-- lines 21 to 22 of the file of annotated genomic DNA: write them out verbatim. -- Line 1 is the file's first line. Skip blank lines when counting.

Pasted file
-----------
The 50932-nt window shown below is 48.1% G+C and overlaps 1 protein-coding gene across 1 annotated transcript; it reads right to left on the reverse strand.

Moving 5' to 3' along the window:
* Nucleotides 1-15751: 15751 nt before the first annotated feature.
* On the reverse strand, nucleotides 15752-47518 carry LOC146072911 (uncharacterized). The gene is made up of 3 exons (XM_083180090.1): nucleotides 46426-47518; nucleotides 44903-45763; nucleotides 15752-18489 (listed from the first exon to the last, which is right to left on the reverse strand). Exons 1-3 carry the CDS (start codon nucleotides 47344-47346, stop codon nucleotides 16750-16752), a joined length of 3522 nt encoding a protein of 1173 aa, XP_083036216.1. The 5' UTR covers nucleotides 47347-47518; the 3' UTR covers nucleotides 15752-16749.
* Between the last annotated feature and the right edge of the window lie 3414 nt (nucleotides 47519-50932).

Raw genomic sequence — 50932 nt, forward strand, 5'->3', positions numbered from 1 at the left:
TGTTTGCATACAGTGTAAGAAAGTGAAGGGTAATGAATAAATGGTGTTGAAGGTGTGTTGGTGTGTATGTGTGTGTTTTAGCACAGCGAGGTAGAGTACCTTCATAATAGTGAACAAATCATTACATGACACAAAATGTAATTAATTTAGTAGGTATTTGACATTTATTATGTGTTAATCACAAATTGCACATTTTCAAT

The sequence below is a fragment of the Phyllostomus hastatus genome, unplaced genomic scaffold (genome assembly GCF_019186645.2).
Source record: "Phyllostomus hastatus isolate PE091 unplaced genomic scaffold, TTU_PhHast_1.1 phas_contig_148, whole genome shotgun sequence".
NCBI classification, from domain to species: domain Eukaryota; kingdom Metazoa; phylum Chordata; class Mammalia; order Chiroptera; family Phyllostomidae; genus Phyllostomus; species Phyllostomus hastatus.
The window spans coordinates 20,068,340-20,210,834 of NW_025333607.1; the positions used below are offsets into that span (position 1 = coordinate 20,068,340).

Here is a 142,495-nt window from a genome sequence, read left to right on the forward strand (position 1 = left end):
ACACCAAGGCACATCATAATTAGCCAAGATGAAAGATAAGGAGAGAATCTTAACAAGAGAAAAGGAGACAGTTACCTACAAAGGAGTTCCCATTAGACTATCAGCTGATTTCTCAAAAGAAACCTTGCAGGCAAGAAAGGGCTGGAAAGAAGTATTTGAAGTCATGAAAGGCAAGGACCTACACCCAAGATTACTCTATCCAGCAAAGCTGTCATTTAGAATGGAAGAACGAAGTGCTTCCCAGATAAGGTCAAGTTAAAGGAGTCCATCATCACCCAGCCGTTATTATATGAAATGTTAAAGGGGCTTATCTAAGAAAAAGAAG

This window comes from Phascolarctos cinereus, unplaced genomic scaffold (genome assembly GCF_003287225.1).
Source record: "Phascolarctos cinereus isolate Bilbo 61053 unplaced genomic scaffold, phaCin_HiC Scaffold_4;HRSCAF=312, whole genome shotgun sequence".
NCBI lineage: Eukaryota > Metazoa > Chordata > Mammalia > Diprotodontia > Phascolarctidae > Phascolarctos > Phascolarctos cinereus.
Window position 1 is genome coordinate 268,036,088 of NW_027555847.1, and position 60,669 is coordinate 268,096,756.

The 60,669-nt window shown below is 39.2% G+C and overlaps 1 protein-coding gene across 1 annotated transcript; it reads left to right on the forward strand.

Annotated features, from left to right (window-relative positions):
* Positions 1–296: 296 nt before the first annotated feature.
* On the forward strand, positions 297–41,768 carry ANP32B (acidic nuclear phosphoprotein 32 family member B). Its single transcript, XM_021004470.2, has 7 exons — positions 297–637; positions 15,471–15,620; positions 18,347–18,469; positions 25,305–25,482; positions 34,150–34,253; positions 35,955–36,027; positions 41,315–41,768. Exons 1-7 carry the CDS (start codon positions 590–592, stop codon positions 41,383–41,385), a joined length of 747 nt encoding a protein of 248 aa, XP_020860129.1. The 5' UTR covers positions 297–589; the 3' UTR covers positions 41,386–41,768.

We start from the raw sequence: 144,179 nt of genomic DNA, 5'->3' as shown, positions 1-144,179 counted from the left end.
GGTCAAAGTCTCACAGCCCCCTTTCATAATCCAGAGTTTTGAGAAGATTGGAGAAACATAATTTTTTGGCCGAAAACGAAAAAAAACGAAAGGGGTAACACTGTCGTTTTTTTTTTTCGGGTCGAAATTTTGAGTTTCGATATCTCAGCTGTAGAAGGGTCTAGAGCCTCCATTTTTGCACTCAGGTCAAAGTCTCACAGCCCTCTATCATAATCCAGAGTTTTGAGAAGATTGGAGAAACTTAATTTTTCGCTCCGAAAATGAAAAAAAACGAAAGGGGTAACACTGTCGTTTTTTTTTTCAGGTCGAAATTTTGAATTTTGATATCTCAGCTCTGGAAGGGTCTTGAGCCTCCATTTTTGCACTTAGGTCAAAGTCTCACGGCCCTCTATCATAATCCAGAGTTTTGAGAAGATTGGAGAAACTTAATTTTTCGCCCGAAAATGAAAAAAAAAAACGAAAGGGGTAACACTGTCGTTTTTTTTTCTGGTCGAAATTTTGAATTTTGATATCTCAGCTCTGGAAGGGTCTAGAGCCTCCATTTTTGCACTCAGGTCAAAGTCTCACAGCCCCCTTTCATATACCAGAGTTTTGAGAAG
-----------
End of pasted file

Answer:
* On the forward strand, positions 297–41,768 carry ANP32B (acidic nuclear phosphoprotein 32 family member B). Its single transcript, XM_021004470.2, has 7 exons — positions 297–637; positions 15,471–15,620; positions 18,347–18,469; positions 25,305–25,482; positions 34,150–34,253; positions 35,955–36,027; positions 41,315–41,768. Exons 1-7 carry the CDS (start codon positions 590–592, stop codon positions 41,383–41,385), a joined length of 747 nt encoding a protein of 248 aa, XP_020860129.1. The 5' UTR covers positions 297–589; the 3' UTR covers positions 41,386–41,768.

We start from the raw sequence: 144,179 nt of genomic DNA, 5'->3' as shown, positions 1-144,179 counted from the left end.